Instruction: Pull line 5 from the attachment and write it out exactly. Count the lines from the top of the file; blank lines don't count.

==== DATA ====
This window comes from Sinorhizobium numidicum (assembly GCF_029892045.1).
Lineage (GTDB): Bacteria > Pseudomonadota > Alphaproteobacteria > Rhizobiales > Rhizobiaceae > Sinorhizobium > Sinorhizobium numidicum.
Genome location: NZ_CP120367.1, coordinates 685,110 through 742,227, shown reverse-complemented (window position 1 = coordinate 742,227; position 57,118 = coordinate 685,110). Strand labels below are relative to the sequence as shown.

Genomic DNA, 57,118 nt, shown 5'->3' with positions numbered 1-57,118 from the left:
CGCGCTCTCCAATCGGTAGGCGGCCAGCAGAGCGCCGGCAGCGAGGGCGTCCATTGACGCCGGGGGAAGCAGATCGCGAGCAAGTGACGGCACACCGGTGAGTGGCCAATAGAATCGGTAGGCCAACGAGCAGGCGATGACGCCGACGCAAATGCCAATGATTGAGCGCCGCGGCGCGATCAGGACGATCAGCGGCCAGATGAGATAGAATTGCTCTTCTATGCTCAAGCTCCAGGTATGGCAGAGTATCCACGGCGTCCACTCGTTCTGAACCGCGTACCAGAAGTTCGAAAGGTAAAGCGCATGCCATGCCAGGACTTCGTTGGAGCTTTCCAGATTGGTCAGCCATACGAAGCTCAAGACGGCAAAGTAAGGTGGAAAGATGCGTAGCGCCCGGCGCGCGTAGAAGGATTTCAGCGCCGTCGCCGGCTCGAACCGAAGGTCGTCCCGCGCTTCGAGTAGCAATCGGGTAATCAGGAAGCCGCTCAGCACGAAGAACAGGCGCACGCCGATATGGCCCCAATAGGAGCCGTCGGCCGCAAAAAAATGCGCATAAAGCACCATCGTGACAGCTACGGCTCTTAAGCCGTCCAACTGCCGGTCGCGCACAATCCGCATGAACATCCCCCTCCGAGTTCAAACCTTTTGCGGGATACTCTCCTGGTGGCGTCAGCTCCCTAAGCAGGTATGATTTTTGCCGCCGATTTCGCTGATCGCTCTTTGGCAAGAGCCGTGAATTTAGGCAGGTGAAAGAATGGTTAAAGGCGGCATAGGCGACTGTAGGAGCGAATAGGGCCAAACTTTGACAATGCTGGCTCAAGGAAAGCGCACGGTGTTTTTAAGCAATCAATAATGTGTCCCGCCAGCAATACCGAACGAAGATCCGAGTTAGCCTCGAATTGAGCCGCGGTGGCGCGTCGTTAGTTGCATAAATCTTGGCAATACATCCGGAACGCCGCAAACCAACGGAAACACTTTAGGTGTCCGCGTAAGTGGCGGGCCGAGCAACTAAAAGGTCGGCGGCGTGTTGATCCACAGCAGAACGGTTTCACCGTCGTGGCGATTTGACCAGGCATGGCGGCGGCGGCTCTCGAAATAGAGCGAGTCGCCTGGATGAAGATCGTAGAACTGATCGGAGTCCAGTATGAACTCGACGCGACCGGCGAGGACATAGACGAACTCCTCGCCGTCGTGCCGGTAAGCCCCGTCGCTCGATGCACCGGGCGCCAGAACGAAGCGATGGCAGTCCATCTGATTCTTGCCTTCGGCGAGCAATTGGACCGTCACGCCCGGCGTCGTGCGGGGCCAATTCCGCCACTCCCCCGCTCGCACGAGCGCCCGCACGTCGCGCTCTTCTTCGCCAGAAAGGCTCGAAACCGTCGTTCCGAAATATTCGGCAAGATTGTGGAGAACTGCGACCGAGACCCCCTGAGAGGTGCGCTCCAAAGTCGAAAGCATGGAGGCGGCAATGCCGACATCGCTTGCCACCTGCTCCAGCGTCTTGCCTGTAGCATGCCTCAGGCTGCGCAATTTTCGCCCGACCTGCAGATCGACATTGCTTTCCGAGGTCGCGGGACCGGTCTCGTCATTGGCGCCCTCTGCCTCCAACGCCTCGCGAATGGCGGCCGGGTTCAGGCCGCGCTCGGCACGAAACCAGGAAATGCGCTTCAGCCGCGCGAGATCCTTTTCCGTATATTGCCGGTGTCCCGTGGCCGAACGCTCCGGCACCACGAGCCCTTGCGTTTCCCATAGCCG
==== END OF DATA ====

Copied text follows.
CGCGCTCTCCAATCGGTAGGCGGCCAGCAGAGCGCCGGCAGCGAGGGCGTCCATTGACGCCGGGGGAAGCAGATCGCGAGCAAGTGACGGCACACCGGTGAGTGGCCAATAGAATCGGTAGGCCAACGAGCAGGCGATGACGCCGACGCAAATGCCAATGATTGAGCGCCGCGGCGCGATCAGGACGATCAGCGGCCAGATGAGATAGAATTGCTCTTCTATGCTCAAGCTCCAGGTATGGCAGAGTATCCACGGCGTCCACTCGTTCTGAACCGCGTACCAGAAGTTCGAAAGGTAAAGCGCATGCCATGCCAGGACTTCGTTGGAGCTTTCCAGATTGGTCAGCCATACGAAGCTCAAGACGGCAAAGTAAGGTGGAAAGATGCGTAGCGCCCGGCGCGCGTAGAAGGATTTCAGCGCCGTCGCCGGCTCGAACCGAAGGTCGTCCCGCGCTTCGAGTAGCAATCGGGTAATCAGGAAGCCGCTCAGCACGAAGAACAGGCGCACGCCGATATGGCCCCAATAGGAGCCGTCGGCCGCAAAAAAATGCGCATAAAGCACCATCGTGACAGCTACGGCTCTTAAGCCGTCCAACTGCCGGTCGCGCACAATCCGCATGAACATCCCCCTCCGAGTTCAAACCTTTTGCGGGATACTCTCCTGGTGGCGTCAGCTCCCTAAGCAGGTATGATTTTTGCCGCCGATTTCGCTGATCGCTCTTTGGCAAGAGCCGTGAATTTAGGCAGGTGAAAGAATGGTTAAAGGCGGCATAGGCGACTGTAGGAGCGAATAGGGCCAAACTTTGACAATGCTGGCTCAAGGAAAGCGCACGGTGTTTTTAAGCAATCAATAATGTGTCCCGCCAGCAATACCGAACGAAGATCCGAGTTAGCCTCGAATTGAGCCGCGGTGGCGCGTCGTTAGTTGCATAAATCTTGGCAATACATCCGGAACGCCGCAAACCAACGGAAACACTTTAGGTGTCCGCGTAAGTGGCGGGCCGAGCAACTAAAAGGTCGGCGGCGTGTTGATCCACAGCAGAACGGTTTCACCGTCGTGGCGATTTGACCAGGCATGGCGGCGGCGGCTCTCGAAATAGAGCGAGTCGCCTGGATGAAGATCGTAGAACTGATCGGAGTCCAGTATGAACTCGACGCGACCGGCGAGGACATAGACGAACTCCTCGCCGTCGTGCCGGTAAGCCCCGTCGCTCGATGCACCGGGCGCCAGAACGAAGCGATGGCAGTCCATCTGATTCTTGCCTTCGGCGAGCAATTGGACCGTCACGCCCGGCGTCGTGCGGGGCCAATTCCGCCACTCCCCCGCTCGCACGAGCGCCCGCACGTCGCGCTCTTCTTCGCCAGAAAGGCTCGAAACCGTCGTTCCGAAATATTCGGCAAGATTGTGGAGAACTGCGACCGAGACCCCCTGAGAGGTGCGCTCCAAAGTCGAAAGCATGGAGGCGGCAATGCCGACATCGCTTGCCACCTGCTCCAGCGTCTTGCCTGTAGCATGCCTCAGGCTGCGCAATTTTCGCCCGACCTGCAGATCGACATTGCTTTCCGAGGTCGCGGGACCGGTCTCGTCATTGGCGCCCTCTGCCTCCAACGCCTCGCGAATGGCGGCCGGGTTCAGGCCGCGCTCGGCACGAAACCAGGAAATGCGCTTCAGCCGCGCGAGATCCTTTTCCGTATATTGCCGGTGTCCCGTGGCCGAACGCTCCGGCACCACGAGCCCTTGCGTTTCCCATAGCCG